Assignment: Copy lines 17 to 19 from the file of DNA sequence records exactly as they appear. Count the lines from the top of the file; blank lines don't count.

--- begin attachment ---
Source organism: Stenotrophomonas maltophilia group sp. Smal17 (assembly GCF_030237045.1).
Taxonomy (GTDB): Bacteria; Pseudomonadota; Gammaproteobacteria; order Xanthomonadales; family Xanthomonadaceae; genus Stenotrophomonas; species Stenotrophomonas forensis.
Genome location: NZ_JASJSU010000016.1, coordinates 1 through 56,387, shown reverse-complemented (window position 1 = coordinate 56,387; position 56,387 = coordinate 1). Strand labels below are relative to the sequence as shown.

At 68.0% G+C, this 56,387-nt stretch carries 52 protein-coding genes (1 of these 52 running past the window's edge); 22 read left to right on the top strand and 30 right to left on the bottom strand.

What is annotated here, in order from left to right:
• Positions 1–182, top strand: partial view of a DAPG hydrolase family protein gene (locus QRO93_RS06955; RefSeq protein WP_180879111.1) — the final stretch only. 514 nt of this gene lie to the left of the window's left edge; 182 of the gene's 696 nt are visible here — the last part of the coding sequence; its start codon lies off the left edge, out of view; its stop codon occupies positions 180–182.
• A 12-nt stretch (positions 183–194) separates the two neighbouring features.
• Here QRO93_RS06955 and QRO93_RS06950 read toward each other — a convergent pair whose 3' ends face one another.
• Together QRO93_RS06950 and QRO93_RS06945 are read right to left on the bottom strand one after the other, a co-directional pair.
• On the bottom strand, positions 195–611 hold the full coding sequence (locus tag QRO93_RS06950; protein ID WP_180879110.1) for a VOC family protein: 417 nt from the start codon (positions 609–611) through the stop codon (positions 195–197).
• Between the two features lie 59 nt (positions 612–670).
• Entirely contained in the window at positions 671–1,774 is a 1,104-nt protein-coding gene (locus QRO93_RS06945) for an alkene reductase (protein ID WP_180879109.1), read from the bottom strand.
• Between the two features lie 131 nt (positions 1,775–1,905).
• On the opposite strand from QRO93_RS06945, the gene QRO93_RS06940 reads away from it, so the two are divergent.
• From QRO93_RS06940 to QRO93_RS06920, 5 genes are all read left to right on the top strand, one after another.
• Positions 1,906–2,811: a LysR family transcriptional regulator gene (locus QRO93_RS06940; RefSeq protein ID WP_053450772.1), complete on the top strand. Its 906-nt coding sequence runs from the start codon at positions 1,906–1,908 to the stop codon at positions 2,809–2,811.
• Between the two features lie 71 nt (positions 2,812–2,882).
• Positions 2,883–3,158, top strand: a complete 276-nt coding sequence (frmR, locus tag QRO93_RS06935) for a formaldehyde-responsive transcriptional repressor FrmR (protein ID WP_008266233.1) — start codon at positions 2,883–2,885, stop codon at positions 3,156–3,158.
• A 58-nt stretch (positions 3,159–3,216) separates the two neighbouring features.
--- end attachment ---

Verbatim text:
• Between the two features lie 71 nt (positions 2,812–2,882).
• Positions 2,883–3,158, top strand: a complete 276-nt coding sequence (frmR, locus tag QRO93_RS06935) for a formaldehyde-responsive transcriptional repressor FrmR (protein ID WP_008266233.1) — start codon at positions 2,883–2,885, stop codon at positions 3,156–3,158.
• A 58-nt stretch (positions 3,159–3,216) separates the two neighbouring features.